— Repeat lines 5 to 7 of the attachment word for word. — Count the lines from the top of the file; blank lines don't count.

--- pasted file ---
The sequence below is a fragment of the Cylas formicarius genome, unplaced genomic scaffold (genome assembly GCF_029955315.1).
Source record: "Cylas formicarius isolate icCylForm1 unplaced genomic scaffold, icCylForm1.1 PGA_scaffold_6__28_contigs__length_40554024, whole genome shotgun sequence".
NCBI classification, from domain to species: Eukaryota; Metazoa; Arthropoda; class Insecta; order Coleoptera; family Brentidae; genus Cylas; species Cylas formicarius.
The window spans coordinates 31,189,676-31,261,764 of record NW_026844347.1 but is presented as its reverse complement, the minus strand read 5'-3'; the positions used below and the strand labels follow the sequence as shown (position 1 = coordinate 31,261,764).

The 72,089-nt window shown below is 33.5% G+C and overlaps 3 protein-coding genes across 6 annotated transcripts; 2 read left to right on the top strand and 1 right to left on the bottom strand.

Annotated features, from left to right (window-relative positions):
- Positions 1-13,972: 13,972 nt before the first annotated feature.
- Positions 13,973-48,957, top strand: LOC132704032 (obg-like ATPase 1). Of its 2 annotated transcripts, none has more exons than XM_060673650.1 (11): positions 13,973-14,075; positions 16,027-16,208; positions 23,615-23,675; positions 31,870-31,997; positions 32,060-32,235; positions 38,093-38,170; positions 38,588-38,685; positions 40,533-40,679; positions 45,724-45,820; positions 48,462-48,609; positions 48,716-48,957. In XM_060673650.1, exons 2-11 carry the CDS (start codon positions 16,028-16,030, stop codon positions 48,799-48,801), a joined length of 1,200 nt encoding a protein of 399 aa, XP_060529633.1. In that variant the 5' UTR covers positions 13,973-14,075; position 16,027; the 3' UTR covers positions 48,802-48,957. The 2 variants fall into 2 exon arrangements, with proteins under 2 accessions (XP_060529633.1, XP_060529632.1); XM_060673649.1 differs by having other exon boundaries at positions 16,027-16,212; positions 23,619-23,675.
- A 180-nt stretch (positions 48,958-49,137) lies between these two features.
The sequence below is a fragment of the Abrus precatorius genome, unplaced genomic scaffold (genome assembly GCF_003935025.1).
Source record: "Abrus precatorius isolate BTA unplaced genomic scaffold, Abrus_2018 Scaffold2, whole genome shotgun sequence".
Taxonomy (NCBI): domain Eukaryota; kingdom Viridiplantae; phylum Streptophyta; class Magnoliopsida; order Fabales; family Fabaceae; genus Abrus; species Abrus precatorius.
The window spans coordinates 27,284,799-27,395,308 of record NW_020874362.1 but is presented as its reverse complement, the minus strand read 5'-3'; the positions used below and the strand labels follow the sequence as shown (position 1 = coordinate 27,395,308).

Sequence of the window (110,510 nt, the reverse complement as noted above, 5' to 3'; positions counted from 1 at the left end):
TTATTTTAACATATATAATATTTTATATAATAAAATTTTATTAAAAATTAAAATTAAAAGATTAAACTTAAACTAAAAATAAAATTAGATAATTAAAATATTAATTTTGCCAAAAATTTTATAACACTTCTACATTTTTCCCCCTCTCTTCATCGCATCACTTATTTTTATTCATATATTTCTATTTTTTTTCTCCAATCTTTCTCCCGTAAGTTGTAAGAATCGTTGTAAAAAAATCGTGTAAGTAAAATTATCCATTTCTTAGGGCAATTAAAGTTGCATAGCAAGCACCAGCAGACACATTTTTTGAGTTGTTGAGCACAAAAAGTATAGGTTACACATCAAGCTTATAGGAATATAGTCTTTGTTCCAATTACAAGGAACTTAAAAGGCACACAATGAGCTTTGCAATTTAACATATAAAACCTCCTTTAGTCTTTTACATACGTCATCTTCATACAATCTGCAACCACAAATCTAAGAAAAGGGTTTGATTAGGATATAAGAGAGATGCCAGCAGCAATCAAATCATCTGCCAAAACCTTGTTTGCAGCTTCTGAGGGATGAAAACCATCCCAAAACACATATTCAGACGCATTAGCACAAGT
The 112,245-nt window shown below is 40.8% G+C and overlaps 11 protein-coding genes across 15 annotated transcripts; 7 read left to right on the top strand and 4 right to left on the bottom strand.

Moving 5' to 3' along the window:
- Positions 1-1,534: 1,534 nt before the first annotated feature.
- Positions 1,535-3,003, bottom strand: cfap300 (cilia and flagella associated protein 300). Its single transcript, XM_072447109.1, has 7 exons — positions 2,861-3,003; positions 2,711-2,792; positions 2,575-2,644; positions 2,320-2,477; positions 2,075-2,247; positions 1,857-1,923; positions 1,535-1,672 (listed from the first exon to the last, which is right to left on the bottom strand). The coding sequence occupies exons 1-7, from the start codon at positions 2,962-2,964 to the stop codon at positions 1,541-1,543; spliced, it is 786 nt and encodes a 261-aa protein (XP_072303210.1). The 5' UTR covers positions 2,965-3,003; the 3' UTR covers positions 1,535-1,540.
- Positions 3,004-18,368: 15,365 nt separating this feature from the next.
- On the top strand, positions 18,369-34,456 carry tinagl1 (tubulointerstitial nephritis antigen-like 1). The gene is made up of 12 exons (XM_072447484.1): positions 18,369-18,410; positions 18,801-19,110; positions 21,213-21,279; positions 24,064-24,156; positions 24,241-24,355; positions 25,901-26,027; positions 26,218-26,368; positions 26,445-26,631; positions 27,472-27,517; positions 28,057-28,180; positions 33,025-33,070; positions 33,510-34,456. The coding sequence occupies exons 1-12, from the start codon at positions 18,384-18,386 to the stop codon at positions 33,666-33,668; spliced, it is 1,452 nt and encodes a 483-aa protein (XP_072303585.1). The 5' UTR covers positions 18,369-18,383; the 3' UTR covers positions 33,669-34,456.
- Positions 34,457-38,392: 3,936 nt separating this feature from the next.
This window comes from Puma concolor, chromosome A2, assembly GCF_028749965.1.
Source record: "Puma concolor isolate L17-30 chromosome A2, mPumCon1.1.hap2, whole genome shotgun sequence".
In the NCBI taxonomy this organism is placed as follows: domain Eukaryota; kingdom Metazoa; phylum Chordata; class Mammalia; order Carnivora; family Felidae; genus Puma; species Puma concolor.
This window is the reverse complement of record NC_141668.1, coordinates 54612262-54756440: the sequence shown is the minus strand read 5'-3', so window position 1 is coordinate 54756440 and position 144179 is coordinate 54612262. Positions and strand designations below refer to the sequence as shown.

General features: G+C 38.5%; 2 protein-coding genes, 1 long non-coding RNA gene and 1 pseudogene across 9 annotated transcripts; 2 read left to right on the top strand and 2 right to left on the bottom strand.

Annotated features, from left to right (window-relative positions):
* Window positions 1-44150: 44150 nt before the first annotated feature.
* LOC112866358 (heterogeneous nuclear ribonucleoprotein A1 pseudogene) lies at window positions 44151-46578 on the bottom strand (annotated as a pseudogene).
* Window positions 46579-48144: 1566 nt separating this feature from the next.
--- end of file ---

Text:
The 72,089-nt window shown below is 33.5% G+C and overlaps 3 protein-coding genes across 6 annotated transcripts; 2 read left to right on the top strand and 1 right to left on the bottom strand.

Annotated features, from left to right (window-relative positions):
- Positions 1-13,972: 13,972 nt before the first annotated feature.